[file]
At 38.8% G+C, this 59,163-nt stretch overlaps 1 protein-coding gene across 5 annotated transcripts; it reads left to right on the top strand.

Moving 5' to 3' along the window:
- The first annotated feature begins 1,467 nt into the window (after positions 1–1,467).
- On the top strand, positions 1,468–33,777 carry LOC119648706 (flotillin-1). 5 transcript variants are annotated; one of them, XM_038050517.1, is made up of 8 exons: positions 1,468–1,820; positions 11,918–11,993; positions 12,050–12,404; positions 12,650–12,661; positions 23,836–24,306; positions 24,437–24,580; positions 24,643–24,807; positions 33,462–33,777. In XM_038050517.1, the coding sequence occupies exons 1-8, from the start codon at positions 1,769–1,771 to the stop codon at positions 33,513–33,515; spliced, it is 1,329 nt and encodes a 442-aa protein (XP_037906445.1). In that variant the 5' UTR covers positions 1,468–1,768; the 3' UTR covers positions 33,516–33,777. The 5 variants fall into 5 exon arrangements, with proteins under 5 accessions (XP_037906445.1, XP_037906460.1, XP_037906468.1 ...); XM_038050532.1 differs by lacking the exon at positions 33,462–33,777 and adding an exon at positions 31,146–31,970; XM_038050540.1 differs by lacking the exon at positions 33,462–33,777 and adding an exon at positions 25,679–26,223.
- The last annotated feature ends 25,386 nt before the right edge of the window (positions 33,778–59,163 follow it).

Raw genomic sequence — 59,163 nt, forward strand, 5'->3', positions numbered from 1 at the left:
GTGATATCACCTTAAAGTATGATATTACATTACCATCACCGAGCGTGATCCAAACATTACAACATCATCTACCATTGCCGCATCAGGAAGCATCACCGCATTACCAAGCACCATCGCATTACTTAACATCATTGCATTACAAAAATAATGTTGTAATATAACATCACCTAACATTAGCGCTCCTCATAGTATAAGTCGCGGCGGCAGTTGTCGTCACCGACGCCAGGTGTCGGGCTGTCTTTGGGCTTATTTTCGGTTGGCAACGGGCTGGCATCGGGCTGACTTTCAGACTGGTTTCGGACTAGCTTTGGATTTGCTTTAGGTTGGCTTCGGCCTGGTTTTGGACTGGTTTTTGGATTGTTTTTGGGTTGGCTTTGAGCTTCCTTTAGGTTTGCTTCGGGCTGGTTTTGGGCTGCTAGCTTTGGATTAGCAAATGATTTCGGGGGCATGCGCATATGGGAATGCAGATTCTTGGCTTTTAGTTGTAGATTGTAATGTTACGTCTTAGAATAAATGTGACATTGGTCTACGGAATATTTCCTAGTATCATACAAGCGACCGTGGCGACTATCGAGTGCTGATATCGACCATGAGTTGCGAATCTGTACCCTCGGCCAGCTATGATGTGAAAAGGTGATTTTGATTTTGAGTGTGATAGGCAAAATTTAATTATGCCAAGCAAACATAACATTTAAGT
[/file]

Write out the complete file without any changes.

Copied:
At 38.8% G+C, this 59,163-nt stretch overlaps 1 protein-coding gene across 5 annotated transcripts; it reads left to right on the top strand.

Moving 5' to 3' along the window:
- The first annotated feature begins 1,467 nt into the window (after positions 1–1,467).
- On the top strand, positions 1,468–33,777 carry LOC119648706 (flotillin-1). 5 transcript variants are annotated; one of them, XM_038050517.1, is made up of 8 exons: positions 1,468–1,820; positions 11,918–11,993; positions 12,050–12,404; positions 12,650–12,661; positions 23,836–24,306; positions 24,437–24,580; positions 24,643–24,807; positions 33,462–33,777. In XM_038050517.1, the coding sequence occupies exons 1-8, from the start codon at positions 1,769–1,771 to the stop codon at positions 33,513–33,515; spliced, it is 1,329 nt and encodes a 442-aa protein (XP_037906445.1). In that variant the 5' UTR covers positions 1,468–1,768; the 3' UTR covers positions 33,516–33,777. The 5 variants fall into 5 exon arrangements, with proteins under 5 accessions (XP_037906445.1, XP_037906460.1, XP_037906468.1 ...); XM_038050532.1 differs by lacking the exon at positions 33,462–33,777 and adding an exon at positions 31,146–31,970; XM_038050540.1 differs by lacking the exon at positions 33,462–33,777 and adding an exon at positions 25,679–26,223.
- The last annotated feature ends 25,386 nt before the right edge of the window (positions 33,778–59,163 follow it).

Raw genomic sequence — 59,163 nt, forward strand, 5'->3', positions numbered from 1 at the left:
GTGATATCACCTTAAAGTATGATATTACATTACCATCACCGAGCGTGATCCAAACATTACAACATCATCTACCATTGCCGCATCAGGAAGCATCACCGCATTACCAAGCACCATCGCATTACTTAACATCATTGCATTACAAAAATAATGTTGTAATATAACATCACCTAACATTAGCGCTCCTCATAGTATAAGTCGCGGCGGCAGTTGTCGTCACCGACGCCAGGTGTCGGGCTGTCTTTGGGCTTATTTTCGGTTGGCAACGGGCTGGCATCGGGCTGACTTTCAGACTGGTTTCGGACTAGCTTTGGATTTGCTTTAGGTTGGCTTCGGCCTGGTTTTGGACTGGTTTTTGGATTGTTTTTGGGTTGGCTTTGAGCTTCCTTTAGGTTTGCTTCGGGCTGGTTTTGGGCTGCTAGCTTTGGATTAGCAAATGATTTCGGGGGCATGCGCATATGGGAATGCAGATTCTTGGCTTTTAGTTGTAGATTGTAATGTTACGTCTTAGAATAAATGTGACATTGGTCTACGGAATATTTCCTAGTATCATACAAGCGACCGTGGCGACTATCGAGTGCTGATATCGACCATGAGTTGCGAATCTGTACCCTCGGCCAGCTATGATGTGAAAAGGTGATTTTGATTTTGAGTGTGATAGGCAAAATTTAATTATGCCAAGCAAACATAACATTTAAGT